I have always felt as you do about Christmas. The Buddha and Christ were on the same page when it comes to love and compassion. It is a shame greed and comercialism are amped up like a meth junkie for 3 months and the true message is ignore. I believe in my heart there are a lot of us out there who do believe in the true message, we show it in more subtle ways, we are humble beings who don't seek the spotlight because the spotlight goes against our spiritual purpose as well.

With my new job I am aware than every of the less fortunates. Most of those we serves are on very limited incomes, many have mental health issues. The org I work for has a connection to an org which gives us surplus store items we can then give to the families we serve. The items very from household needs, clothing, bedding, toileteries, decorations, various knick knacks and some other stuff. The org and it's staff all believe in showing loving kindness and compassion,it is our number one priority. We don't do what we do to get rich, our incomes are low, we do it because in our hearts this is the right work for us.

So cheer up my friend, you are not alone. Oh yeah I do have a bad habit of putting on Trans Siberian Orchestra and Jethro Tull's Christmas cd's on when the first frost hits, the music is uplifting and fun.

Peace Love and Light

I Wonder Wye said...

I know - I get so disheartened to see the Christmas displays up at Halloween -- they can't seem to push it on us fast, enough it seems. As for me, I have never shopped on 'black Fri.,' and never will. Our family gives mostly home made, handmade gifts and concentrates on the 'reason for the season.' Not fashionable, but we don't go in for the greedy commercialism of today's world.

Shrinky said...

Yup, you and Jim have just about summed it up perfectly! I do love Christmas, because it's the one occassion in the year when both my sister's and their families are under the same roof as us. We stopped buying expensive gifts for each other years ago - it's only the children we buy for. My birthday is on Chrismas day, so I do tend to receive the odd gift, too - but the best gift of all is sharing a lovely meal with all our extended family!

jpooh said...

Excellent post, Lori. In our house, Thanksgiving ALWAYS comes first - decorations don't go up until the Sunday after. And this year, all I asked for was to fly our kids up to Ohio to visit; all I want is my family around me.

Jan

gaelikaa said...

good one. Very well said.

blueviolet said...

I used to get caught up in all of it myself, but finally realized it was the memories, the traditions, the family part of it that mattered to me. We cut gifts down to less than five per child and my extended family stopped exchanging gifts. We still get together, but without the stress and unnecessary gifts.

Loved your post!

Bina said...

This is a great post! And usually, I love Christmas. I love the magic, the lights, the children's faces. This year though, I'm one of those that hard times have fallen and I already feel anxiety of wondering how in the world I'm going to buy gifts for my children.

I'm also one who will NOT go shopping on Black Friday. It's not worth it, and you are right, there are way too many mean people in those stores who are out for themselves and do not care about anyone else, just the items they can purchase.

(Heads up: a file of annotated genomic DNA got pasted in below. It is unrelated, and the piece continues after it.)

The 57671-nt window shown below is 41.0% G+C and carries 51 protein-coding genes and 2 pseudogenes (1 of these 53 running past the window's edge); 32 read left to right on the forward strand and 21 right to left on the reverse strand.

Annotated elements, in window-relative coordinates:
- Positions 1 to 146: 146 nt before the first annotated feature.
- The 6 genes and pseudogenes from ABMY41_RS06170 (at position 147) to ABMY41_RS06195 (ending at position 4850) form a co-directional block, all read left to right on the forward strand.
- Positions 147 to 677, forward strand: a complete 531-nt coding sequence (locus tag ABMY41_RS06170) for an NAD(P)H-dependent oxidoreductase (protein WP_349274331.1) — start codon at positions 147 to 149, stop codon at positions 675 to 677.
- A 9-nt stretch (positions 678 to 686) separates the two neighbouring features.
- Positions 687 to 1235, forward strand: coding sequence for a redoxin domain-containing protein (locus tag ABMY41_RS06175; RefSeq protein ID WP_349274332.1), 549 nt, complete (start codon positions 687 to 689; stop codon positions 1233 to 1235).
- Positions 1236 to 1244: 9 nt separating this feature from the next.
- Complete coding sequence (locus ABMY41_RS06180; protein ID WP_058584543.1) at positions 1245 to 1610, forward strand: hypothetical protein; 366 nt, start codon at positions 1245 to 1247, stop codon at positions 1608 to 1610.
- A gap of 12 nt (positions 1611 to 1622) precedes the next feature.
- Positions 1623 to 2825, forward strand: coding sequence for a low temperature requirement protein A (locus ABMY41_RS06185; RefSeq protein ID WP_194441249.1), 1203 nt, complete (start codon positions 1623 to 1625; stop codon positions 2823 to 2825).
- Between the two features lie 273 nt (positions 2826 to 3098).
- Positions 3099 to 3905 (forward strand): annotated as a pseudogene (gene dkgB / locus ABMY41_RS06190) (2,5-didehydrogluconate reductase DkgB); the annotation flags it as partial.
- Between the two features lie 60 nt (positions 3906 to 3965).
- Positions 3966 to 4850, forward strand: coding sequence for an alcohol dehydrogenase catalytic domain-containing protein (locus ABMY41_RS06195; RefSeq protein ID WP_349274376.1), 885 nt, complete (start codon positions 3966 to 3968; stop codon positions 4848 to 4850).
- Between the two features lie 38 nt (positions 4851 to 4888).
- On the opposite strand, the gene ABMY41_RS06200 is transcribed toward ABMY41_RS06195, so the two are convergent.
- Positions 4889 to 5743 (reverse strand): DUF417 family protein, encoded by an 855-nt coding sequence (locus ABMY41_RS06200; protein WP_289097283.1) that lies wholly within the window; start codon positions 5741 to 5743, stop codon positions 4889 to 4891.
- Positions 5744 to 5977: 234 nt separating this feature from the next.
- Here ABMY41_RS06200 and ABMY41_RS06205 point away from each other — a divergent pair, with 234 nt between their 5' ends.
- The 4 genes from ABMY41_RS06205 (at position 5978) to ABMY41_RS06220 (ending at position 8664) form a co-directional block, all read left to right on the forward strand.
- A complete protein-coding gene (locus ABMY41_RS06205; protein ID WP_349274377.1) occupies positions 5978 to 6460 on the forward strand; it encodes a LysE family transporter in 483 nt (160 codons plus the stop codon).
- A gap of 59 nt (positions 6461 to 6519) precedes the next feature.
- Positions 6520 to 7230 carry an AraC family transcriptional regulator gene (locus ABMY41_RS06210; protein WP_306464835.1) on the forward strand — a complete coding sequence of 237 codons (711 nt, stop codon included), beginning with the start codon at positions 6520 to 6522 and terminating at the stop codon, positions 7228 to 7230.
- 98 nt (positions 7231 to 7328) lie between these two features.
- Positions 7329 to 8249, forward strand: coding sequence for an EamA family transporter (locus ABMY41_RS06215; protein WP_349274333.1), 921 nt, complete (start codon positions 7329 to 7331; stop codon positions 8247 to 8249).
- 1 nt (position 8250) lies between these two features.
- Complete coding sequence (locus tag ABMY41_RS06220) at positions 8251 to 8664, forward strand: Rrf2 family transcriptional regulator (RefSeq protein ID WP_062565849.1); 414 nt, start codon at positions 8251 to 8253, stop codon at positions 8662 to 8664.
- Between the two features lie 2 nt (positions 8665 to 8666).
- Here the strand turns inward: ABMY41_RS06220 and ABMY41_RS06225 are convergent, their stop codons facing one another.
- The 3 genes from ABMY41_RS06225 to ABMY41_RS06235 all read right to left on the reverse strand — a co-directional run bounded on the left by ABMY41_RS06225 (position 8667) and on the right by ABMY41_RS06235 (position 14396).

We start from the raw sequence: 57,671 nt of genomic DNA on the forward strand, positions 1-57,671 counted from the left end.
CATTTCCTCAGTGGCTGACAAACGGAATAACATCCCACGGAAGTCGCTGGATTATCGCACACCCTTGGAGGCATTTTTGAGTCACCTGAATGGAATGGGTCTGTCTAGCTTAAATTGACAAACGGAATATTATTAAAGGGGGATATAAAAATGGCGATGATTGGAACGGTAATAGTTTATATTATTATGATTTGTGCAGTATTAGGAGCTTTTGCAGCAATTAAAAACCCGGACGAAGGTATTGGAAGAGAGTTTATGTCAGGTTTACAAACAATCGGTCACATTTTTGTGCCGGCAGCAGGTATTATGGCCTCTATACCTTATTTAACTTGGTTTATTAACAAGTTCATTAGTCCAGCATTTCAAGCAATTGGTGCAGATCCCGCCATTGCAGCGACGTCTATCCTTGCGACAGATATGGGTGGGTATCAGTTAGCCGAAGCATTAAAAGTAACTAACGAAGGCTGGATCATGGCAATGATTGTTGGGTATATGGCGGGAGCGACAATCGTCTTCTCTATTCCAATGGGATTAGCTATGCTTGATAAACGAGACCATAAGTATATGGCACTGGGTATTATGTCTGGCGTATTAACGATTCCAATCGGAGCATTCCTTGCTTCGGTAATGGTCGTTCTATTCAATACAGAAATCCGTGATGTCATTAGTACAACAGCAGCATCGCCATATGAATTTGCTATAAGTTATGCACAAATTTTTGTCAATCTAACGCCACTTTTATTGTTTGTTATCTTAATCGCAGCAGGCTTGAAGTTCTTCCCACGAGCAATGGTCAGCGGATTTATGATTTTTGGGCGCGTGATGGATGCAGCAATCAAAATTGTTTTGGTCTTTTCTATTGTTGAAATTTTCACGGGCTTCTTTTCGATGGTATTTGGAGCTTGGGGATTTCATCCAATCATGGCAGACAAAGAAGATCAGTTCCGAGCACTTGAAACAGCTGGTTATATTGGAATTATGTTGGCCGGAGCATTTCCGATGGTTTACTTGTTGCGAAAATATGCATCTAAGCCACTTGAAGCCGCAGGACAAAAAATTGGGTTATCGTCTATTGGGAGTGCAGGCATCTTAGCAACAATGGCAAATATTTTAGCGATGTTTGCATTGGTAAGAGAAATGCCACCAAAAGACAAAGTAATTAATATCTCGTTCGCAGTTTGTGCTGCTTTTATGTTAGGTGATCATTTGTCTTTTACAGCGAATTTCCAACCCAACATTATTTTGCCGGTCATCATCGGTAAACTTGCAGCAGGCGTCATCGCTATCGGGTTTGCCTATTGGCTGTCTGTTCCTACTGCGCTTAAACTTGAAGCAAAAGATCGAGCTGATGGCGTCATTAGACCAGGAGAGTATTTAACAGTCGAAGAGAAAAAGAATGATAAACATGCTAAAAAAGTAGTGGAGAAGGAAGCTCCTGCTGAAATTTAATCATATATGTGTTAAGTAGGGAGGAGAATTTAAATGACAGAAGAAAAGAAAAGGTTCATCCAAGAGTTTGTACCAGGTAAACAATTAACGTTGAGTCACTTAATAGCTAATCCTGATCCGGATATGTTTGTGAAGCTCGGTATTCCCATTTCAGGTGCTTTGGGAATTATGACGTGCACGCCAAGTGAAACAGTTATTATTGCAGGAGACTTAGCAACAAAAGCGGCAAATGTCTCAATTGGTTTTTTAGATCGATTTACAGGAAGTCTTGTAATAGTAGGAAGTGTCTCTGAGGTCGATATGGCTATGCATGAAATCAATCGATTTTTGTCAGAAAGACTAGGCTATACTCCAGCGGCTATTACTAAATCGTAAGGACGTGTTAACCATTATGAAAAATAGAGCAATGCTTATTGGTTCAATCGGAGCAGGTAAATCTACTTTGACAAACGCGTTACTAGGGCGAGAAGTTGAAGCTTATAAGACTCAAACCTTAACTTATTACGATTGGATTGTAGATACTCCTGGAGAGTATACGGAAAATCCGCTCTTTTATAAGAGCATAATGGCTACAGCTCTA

Rhea said...

I love Christmas time but you're right about the commercialism shoved in our face overload.

Midlife Jobhunter said...

I'm with you. I dread the Christmas season. I'm headed to Suldog.

ladyfi said...

Many thanks for your kind comments. We don't have Thanksgiving in Europe, so I understand that Christmas makes a shy entrance in November in my old home country, England.

However, here in Sweden, things are low-key, and Christmas doesn't really get started until the first Advent, usually at the beginning of December.

I do hate the commercialism of Christmas though!

mommytoalot said...

Very well written. I totally agree with you Lori. Christmas is way too commercialized and I was reading a similar post and thinking.."yes..Christmas is about family..celebrating the birth of Christ. "
I too get distressed around this time of year..for some of the same reasons and for others as well.
xo
thinking of you.

Debbie said...

Hi Lori....oh I agree with you but I have to admit that Christmas is my favorite holiday and always has been. I don't lose sight that it is Jesus's birthday and that's who should get the glory but I love the holiday. It's the only time of year that everyone seems to show their love for one another. My parents really made it fun for all of us kids and I think that is why I love it still. Now...I totally agree with you on the commercialism end of it and it starting too soon. You are absolutely right!! We seem to just combine Thanksgiving and Christmas and blow right through that wonderful holiday. For a lot of people I know...Thanksgiving is their favorite holiday because it's not all about money....and one upping everyone to get the perfect gift. My husband feels exactly the same as you do. I try to see the forest for the trees but I get caught up in it. Thanks for posting this food for thought....an excellent reminder. There have been many years we had no money and it was brutal. I started making homemade things a few years ago....people loved them! I may do that again this year.

TechnoBabe said...

For me, Thanksgiving is its own special day. Very different from Christmas. And like you, I am so sorry that Christmas is so commercial now. The sweet spirit of Christmas is overpowered by pressure and stress and buying presents. You and your family are keeping your priorities straight.

Nessa said...

I refuse to acknowledge Christmas until Santa rides in the Thanksgiving Day parade.